Grade K. The Patterns All Around Unit Kit includes a Teacher’s Guide and enough supplies and apparatus for a class of up to 24 students. In the unit, students use assorted everyday objects to build on their intuitive sense of patterns. Students sort a collection of natural shells, (noting similarities, differences, and repeating patterns), investigate patterns outdoors, create colorful patterns with geometric shapes, discover patterns in everyday activities, and explore patterns that repeat in longer cycles of time (e.g., birthdays, seasonal cycles, life cycles). Students explore patterns in the night and daytime skies, consider apparent changes in the shape of the moon, and design a drip-drop “star” map with far too many stars in the “sky” to count.
The Patterns All Around unit addresses the following standards:
Next Generation Science Standards
Disciplinary Core Ideas
ETS1.A: Defining and Delimiting Engineering Problems
ESS1.A: The Universe and its Stars
ESS1.B: Earth and the Solar System
ESS2.D: Weather and Climate
ESS3.A: Natural Resources
ESS3.B: Natural Hazards
PS3.B: Conservation of Energy and Energy Transfer
LS1.C: Organization for Matter and Energy Flow in Organisms
- Asking Questions and Defining Problems
- Developing and Using Models
- Analyzing and Interpreting Data
- Planning and Carrying Out Investigations
Common Core State Standards
American Association for the Advancement of Science Benchmarks
Patterns and Relationships
- Circles, squares, triangles, and other shapes can be found in nature and in things that people build.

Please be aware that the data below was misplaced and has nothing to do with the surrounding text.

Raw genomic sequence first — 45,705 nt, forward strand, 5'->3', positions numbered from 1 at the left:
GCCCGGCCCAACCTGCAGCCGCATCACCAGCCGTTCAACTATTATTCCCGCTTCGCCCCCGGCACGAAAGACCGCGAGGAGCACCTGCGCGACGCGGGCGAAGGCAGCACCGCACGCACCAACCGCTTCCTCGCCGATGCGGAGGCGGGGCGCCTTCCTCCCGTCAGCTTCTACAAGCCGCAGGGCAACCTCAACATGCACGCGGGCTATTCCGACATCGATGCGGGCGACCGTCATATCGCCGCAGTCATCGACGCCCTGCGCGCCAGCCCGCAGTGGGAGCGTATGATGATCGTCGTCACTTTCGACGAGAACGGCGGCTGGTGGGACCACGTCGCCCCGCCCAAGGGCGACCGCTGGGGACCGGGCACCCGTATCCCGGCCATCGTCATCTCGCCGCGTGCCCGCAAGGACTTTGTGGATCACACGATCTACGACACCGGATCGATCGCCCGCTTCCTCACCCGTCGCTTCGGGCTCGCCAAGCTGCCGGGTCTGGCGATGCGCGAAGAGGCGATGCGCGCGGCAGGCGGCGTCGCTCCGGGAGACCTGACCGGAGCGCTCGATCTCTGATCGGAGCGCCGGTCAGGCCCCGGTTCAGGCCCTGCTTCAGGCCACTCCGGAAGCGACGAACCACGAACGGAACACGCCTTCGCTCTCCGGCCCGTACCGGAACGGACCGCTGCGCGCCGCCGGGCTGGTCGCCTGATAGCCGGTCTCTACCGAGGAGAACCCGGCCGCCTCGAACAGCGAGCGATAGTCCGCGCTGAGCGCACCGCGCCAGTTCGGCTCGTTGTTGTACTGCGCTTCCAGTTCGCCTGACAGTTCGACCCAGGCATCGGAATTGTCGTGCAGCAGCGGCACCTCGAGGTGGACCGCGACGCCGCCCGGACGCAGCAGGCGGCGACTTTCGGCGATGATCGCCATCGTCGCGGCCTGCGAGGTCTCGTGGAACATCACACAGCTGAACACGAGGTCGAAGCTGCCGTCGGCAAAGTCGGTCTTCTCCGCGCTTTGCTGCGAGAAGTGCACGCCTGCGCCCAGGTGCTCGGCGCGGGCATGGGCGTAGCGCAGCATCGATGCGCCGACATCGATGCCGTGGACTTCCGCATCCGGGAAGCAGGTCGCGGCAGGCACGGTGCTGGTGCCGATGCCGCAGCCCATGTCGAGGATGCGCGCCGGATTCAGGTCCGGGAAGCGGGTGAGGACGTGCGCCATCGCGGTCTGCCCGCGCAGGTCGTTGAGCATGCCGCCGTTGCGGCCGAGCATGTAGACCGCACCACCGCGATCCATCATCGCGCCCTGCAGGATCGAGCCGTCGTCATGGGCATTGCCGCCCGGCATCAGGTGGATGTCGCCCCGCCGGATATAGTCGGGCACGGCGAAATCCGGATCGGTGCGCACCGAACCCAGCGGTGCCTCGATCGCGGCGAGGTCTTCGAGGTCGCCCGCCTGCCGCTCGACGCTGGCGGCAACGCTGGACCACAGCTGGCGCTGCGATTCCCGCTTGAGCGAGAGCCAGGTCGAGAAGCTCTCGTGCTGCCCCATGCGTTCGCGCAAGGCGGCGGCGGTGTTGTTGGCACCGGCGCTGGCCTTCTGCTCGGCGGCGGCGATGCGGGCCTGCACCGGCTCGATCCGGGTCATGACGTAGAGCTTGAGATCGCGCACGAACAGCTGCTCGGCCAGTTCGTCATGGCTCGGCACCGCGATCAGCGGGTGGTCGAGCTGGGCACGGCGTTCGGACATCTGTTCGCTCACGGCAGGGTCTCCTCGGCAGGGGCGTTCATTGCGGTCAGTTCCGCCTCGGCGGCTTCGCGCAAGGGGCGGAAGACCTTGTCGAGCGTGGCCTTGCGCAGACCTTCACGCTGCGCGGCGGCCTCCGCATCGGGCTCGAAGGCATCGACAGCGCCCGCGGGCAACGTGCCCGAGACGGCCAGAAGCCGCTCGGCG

- Patterns can be made by putting different shapes together or taking them apart. Patterns may show up in nature and in the things people make.
- Numbers and shapes can be used to tell about things.
- There are more stars in the sky than anyone can easily count, but they are not scattered evenly, and they are not all the same in brightness or color.
- The sun can be seen only in the daytime, but the moon can be seen sometimes at night and sometimes during the day. The sun, moon, and stars all appear to move slowly across the sky.
- The moon looks a little different every day but looks the same again about every four weeks.
The Structure of Matter
- Some properties, such as hardness and elasticity, depend solely upon what the object is made of. Some properties, like size and shape, can also depend on other factors such as how the object was formed.
- A model of something is different from the real thing but can be used to learn something about the real thing.
- One way to describe something is to say how it is and isn’t like something else.
Constancy and Change Objects change in some ways and stay the same in some ways. People can keep track of some things, seeing where they come from and where they go. An object can change in various ways, such as in size, weight, color, or temperature. Small changes can sometimes be detected by comparing counts or measurements at different times. Some things change so slowly or so quickly that the changes are hard to notice while they are taking place.
- Observable objects may have very different sizes, weights, ages, and speeds.